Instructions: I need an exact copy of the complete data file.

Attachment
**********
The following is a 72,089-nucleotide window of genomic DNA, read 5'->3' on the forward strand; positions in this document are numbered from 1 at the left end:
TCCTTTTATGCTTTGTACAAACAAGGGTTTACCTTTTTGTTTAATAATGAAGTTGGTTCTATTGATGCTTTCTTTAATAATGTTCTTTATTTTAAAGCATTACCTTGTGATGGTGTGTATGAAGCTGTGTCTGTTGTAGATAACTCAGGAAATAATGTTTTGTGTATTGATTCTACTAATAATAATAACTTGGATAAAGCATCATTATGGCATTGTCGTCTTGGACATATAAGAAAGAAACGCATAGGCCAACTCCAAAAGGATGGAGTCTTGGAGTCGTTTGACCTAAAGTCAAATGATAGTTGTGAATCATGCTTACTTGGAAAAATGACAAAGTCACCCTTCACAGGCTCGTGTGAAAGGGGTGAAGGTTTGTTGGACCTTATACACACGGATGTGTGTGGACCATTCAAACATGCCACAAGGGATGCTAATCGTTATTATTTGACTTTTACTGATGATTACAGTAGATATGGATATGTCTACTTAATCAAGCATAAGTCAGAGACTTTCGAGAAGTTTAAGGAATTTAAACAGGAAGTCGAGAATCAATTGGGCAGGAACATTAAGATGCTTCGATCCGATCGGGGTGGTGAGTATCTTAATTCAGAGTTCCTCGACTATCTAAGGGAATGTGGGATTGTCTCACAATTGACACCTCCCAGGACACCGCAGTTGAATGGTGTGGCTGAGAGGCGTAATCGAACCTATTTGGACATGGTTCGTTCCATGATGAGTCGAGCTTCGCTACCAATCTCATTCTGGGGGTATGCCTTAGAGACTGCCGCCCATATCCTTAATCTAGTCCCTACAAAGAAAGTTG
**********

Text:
The following is a 72,089-nucleotide window of genomic DNA, read 5'->3' on the forward strand; positions in this document are numbered from 1 at the left end:
TCCTTTTATGCTTTGTACAAACAAGGGTTTACCTTTTTGTTTAATAATGAAGTTGGTTCTATTGATGCTTTCTTTAATAATGTTCTTTATTTTAAAGCATTACCTTGTGATGGTGTGTATGAAGCTGTGTCTGTTGTAGATAACTCAGGAAATAATGTTTTGTGTATTGATTCTACTAATAATAATAACTTGGATAAAGCATCATTATGGCATTGTCGTCTTGGACATATAAGAAAGAAACGCATAGGCCAACTCCAAAAGGATGGAGTCTTGGAGTCGTTTGACCTAAAGTCAAATGATAGTTGTGAATCATGCTTACTTGGAAAAATGACAAAGTCACCCTTCACAGGCTCGTGTGAAAGGGGTGAAGGTTTGTTGGACCTTATACACACGGATGTGTGTGGACCATTCAAACATGCCACAAGGGATGCTAATCGTTATTATTTGACTTTTACTGATGATTACAGTAGATATGGATATGTCTACTTAATCAAGCATAAGTCAGAGACTTTCGAGAAGTTTAAGGAATTTAAACAGGAAGTCGAGAATCAATTGGGCAGGAACATTAAGATGCTTCGATCCGATCGGGGTGGTGAGTATCTTAATTCAGAGTTCCTCGACTATCTAAGGGAATGTGGGATTGTCTCACAATTGACACCTCCCAGGACACCGCAGTTGAATGGTGTGGCTGAGAGGCGTAATCGAACCTATTTGGACATGGTTCGTTCCATGATGAGTCGAGCTTCGCTACCAATCTCATTCTGGGGGTATGCCTTAGAGACTGCCGCCCATATCCTTAATCTAGTCCCTACAAAGAAAGTTG